- Easy to draw while sitting down
- An excellent option for a backup gun
- Awkward to reach (requires you to kneel down)
- Not good for running (holster can come loose)
- Only small firearms permitted
2. Appendix Carry (IWB)
A carry method that has become increasingly popular is IWB in the appendix carry position. This means that the pistol is kept in an IWB holster in the front of your waist, or over your appendix (hence the name).
Appendix carry is popular because it allows you to access your weapon with either hand. If you are unable to use your dominant hand to draw your weapon, for any reason, you can still access and draw the firearm with your non-dominant hand.
Furthermore, it’s easy to draw your weapon while sitting down as well. If you’re sitting in your vehicle and you get carjacked, for instance, you can easily draw your pistol to engage your attacker.
One of the biggest drawbacks to the appendix carry position is that the muzzle of the pistol is kept aimed over your crotch/groin region, as well as over an artery in your thigh. If that artery gets severed, you’re going to bleed to death in a matter of minutes.
It is for this reason that you should absolutely avoid the appendix carrying any pistol with a light trigger pull. Some people only feel comfortable with this method using a DA pistol with a long trigger pull or a manual safety that they can keep engaged while carrying.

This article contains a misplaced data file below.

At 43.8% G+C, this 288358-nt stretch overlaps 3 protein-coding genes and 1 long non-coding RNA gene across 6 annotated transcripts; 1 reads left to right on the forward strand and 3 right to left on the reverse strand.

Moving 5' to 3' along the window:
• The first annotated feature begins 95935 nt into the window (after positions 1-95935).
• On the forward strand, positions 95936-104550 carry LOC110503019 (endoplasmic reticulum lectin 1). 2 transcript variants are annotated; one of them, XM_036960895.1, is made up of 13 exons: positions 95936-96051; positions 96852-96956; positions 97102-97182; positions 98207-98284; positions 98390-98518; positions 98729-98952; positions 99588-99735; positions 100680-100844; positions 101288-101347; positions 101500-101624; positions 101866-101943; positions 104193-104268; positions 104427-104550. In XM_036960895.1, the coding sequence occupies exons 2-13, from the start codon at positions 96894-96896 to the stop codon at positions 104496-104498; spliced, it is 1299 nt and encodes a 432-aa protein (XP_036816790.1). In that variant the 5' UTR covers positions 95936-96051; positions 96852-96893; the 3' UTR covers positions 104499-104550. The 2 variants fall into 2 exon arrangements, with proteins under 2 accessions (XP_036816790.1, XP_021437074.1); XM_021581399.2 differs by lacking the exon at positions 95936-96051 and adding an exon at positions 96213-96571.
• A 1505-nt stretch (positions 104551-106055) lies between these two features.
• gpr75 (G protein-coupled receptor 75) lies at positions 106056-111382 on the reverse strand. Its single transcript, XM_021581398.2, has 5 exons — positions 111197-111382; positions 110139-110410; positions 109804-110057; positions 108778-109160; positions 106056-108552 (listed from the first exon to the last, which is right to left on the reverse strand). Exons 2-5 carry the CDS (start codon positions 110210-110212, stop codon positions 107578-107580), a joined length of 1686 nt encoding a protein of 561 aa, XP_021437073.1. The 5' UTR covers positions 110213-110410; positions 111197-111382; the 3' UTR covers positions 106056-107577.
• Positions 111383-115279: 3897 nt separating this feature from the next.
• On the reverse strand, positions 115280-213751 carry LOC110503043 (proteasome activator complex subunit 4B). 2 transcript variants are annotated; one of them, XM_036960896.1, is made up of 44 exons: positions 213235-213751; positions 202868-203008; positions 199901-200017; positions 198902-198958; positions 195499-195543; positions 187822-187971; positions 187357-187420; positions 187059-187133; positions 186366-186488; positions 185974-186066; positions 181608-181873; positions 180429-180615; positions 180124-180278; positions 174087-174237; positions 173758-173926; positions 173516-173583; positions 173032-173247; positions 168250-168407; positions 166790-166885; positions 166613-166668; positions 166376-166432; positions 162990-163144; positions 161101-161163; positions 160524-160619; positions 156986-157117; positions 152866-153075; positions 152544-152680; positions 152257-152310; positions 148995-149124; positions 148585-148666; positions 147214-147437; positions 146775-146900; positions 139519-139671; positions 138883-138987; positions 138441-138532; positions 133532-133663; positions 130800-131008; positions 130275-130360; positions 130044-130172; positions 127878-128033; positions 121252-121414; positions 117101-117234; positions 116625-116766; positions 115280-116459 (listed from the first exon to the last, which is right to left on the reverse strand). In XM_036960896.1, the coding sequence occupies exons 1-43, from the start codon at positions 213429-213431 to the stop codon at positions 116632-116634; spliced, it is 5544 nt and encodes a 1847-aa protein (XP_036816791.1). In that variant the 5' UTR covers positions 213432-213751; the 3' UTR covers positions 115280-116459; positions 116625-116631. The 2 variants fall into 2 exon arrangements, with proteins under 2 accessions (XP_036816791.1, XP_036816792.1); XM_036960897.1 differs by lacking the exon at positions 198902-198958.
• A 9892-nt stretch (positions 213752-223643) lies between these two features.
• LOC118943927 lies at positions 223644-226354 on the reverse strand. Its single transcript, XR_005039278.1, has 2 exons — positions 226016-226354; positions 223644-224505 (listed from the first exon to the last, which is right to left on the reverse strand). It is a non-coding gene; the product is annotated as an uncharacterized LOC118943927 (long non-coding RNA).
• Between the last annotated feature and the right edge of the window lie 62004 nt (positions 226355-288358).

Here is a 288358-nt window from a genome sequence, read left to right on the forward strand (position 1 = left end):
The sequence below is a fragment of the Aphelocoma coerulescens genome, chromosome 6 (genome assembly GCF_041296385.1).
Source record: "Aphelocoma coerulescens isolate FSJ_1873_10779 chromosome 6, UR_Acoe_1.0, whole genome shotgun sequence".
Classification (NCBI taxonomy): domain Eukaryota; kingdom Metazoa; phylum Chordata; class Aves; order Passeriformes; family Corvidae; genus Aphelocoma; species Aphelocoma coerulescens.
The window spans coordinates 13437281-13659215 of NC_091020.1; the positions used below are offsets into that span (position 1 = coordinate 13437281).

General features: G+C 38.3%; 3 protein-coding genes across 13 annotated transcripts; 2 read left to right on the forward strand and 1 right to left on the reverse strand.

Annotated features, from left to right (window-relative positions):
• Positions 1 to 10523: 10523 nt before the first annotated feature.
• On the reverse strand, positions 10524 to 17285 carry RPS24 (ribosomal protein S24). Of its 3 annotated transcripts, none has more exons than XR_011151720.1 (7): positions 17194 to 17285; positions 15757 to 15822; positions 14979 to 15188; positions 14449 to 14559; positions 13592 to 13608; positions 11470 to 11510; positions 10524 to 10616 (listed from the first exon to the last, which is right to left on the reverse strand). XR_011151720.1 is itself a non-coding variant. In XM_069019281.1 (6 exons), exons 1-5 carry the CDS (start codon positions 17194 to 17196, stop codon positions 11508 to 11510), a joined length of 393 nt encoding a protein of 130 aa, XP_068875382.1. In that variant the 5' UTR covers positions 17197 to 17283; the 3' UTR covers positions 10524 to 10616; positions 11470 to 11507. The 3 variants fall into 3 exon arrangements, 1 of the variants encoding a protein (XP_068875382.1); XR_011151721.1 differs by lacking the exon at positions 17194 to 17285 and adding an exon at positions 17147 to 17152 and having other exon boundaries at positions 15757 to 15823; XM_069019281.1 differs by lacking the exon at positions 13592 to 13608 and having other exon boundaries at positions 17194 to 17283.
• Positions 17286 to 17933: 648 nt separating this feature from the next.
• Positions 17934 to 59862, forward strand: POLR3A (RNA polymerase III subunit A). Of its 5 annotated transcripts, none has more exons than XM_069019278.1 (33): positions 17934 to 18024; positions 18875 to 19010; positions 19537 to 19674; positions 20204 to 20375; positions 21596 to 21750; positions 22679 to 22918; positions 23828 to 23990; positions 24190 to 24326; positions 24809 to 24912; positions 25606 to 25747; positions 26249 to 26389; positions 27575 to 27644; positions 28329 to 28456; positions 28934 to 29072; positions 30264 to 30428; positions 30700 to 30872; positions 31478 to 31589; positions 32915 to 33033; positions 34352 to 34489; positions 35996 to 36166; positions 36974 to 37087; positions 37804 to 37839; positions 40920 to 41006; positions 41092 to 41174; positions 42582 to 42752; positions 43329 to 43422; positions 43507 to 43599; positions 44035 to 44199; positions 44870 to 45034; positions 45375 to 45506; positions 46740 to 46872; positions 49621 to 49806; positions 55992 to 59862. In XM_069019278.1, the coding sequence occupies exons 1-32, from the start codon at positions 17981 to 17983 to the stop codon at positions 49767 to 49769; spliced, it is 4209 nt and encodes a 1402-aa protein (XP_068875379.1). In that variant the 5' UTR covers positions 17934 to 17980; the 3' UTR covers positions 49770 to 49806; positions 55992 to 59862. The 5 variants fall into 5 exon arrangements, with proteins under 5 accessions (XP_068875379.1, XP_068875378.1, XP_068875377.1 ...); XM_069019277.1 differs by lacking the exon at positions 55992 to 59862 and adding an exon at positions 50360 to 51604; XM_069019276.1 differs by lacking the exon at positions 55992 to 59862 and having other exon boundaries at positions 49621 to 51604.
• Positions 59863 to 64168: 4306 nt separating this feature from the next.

- Easy to access your weapon with either hand
- Easy to access while sitting down
- Not the most comfortable
- The pistol is aimed right over your groin/crotch
- Requires a large shirt or jacket to reduce printing
3. Pocket Carry
Pocket carry is now so popular that seemingly every major gun manufacturer under the sun now makes so-called ‘pocket pistols.’
Pocket carry is perhaps the most popular way to carry the smallest of handguns, such as .380 semi-autos or .38 snub-nose revolvers. It’s a very discreet and easy method of carrying that’s great if you have to keep your shirt tucked in.
The biggest downside to pocket carry is you can only access your weapon with your dominant hand, and furthermore, it only works for exceptionally small handguns. If you like to carry a mid-sized weapon such as a Glock 19, for example, this method is not going to work.
But if you just need to make a quick run to the store and want to avoid the hassle of attaching a gun and holster to your belt, or if you’re searching for the most discreet mode of carrying possible, pocket carry is an excellent option.
- Very discreet
- Excellent choice for a backup weapon
- Perhaps the easiest way to carry
- Only suitable for the smallest handguns
- You can only access the weapon with one hand
4. Shoulder Holster Carry
While shoulder holster carry is not suitable for all instances, obviously, it does fit a certain niche very well. Its obvious downside is it requires a jacket or coat in order to keep concealed, so it’s only a suitable choice for the fall or wintertime and a very bad choice for the summer.
The biggest advantage to a shoulder holster is it allows you to access your weapon easily while sitting down, and furthermore the pistol is largely kept out of the way while you go about your day. It’s also easy to carry two spare magazines or speed loaders to balance the weight of the handgun.